The Fly 1986 Movie Scene Jeff Goldblum as Seth Brundle looking at his teleportation pod with blood on it

The Fly [1986]

Showcasing the best of body horror the eighties had to offer, The Fly is now a veritable cult classic. You might be wondering why I’m talking about it since this is such a famous movie so let me clear that up first. The first time I saw this movie was in my teens and it left a big impression on me. At that time, I was more into action and science fiction, discarding the “crummy old eighties movies” as outdated. However, this one scared me the fuck straight.

The Fly is based on a short story published in, believe it or not, but Playboy magazine back in 1957. This is the second adaptation and a loose remake of the original 1958 movie starring Vincent Price. Now, oddly enough, I even remember that version as well, especially one of the last scenes when he’s on the bench. However, this movie will be seared into your memory as one of the more grotesque, nasty and bizarre horror movies of the eighties.

It’s not only visually impactful but throughout this whole ordeal, you identify with Brundle. You feel what he feels and you wonder what would you do in such a situation. No matter how unlikely it seems. And it stays strong throughout, with one hell of an ending. With a solid $15 million budget and David Cronenberg at the helm, The Fly took the eighties by storm. It quickly became the largest commercial success of Cronenberg’s career also launching Jeff Goldblum’s career.

He gave one hell of a performance here especially when you consider just how demanding the production was. The man had to sit still for five fucking hours waiting for the makeup department to apply the now-infamous Brundlefly. He also looks like a true eighties lead and not like a nerdy scientist guy from Jurassic Park. He’s got the muscles, charisma, and screen presence of an action star.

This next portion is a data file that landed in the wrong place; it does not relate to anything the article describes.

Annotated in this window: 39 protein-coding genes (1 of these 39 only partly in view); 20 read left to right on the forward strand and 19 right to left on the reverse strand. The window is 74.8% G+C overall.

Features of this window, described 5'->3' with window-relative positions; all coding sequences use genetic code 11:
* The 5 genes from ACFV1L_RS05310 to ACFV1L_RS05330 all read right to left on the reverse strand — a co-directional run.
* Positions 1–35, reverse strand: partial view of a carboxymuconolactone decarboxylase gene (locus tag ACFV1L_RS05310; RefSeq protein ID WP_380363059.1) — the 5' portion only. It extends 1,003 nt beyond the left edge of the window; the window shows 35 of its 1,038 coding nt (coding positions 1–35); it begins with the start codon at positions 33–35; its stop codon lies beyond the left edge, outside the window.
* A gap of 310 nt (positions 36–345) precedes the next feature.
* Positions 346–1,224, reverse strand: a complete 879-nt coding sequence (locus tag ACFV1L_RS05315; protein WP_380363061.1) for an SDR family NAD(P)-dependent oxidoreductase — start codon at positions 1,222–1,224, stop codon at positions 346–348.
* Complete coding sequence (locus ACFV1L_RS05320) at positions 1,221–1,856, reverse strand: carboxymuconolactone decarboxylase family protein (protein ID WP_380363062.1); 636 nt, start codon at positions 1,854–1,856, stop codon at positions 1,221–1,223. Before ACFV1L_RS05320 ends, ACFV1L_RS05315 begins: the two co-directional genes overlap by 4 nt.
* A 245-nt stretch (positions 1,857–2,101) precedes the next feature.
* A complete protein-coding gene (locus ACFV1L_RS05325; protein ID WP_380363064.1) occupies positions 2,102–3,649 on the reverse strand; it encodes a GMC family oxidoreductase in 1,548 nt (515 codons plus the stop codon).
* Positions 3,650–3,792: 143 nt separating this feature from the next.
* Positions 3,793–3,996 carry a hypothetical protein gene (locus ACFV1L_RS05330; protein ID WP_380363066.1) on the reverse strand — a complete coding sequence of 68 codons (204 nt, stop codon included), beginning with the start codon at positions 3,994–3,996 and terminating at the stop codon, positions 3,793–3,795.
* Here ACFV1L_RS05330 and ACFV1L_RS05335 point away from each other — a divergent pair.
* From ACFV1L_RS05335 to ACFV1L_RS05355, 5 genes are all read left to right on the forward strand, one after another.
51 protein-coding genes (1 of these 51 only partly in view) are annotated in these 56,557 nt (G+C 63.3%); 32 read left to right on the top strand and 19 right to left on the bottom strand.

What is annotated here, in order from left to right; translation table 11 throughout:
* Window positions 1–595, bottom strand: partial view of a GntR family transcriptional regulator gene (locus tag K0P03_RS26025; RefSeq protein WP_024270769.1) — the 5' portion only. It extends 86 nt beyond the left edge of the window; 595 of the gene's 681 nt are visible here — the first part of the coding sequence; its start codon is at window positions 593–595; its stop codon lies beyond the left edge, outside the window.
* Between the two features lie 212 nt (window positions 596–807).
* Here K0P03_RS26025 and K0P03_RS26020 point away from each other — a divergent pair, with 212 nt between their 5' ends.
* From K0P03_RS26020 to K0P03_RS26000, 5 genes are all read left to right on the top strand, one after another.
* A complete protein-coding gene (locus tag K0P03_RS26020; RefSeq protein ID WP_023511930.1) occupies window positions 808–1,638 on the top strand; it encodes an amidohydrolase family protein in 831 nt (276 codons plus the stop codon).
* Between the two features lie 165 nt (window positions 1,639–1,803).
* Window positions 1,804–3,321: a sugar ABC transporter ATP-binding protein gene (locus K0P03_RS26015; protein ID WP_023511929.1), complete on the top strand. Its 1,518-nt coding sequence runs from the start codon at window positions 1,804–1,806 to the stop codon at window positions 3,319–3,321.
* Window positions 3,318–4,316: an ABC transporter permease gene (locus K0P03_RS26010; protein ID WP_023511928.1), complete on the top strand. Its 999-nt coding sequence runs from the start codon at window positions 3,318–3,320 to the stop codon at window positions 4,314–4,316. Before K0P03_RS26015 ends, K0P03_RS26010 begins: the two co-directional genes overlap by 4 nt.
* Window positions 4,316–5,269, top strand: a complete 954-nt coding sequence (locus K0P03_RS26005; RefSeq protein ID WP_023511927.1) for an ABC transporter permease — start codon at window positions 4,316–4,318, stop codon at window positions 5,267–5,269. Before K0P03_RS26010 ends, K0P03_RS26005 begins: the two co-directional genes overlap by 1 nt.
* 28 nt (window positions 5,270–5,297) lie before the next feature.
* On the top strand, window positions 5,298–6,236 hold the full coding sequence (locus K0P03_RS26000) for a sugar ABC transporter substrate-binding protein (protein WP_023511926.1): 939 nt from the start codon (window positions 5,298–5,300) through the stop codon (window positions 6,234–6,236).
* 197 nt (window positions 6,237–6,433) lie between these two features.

Seth Brundle is a brilliant scientist on a brink of discovering a way to transport matter using a kind of teleportation device. Journalist Veronica Quaife quickly smells a story here and two of them start talking about his revolutionary research. So far Seth was able to teleport inanimate objects, but his first experiment with live subjects goes horribly wrong. As he keeps working, he and Veronica keep getting closer and closer. Soon he will succeed in his efforts to teleport living objects. And as a brilliant scientist, he will test out this technique on himself. But something will go wrong, terribly wrong.

There’s no CGI here just plain old practical effects that look positively gross and unnerving. And they stood the test of time, I can tell you that. No wonder Walas and Dupuis won an Academy Award for Best Makeup for their work on the special effects. They were very visceral and in-your-face, adding another dimension to an already complex movie with a seemingly simplistic story.

A story about science going too far, almost Lovecraftian in nature although this is a common theme of old. Speaking of themes, we will also explore the metaphysical and psychological aspects of such existence. These themes were not explored in a the sequel, The Fly II, directed by Walas. Apparently, the man can do wonders when it comes to special effects but struggles with storytelling.

All of this is neatly packaged into 96-minute movie that never gets boring or dull. There’s always either something to think about or witness. Cronenberg has such sights to show us. You can also see just how much he has grown since his last body horror movie Scanners. Two years after The Fly he released Dead Ringers, one of his best movies ever. So, be sure to check it out if you’re looking for more of the same.

I have to mention the baboon as well. His name is Typhoon and he has been notoriously difficult to handle. There’s no such thing as a tame baboon, Cronenberg recalls. So, his wrangler and none other than Jeff Goldblum were in charge of controlling him. This is where Jeff’s physical abilities came to good use as he was able to “dominate him”. If you want to see just how nasty Typhoon can get, do check 1990’s Shakma.

Director: David Cronenberg

Writers: George Langelaan, Charles Edward Pogue, David Cronenberg

Cast: Jeff Goldblum, Geena Davis, John Getz, Joy Boushel, George Chuvalo, Joy Boushel

Fun Facts: The Fly’s vomit consists of honey, eggs and milk.


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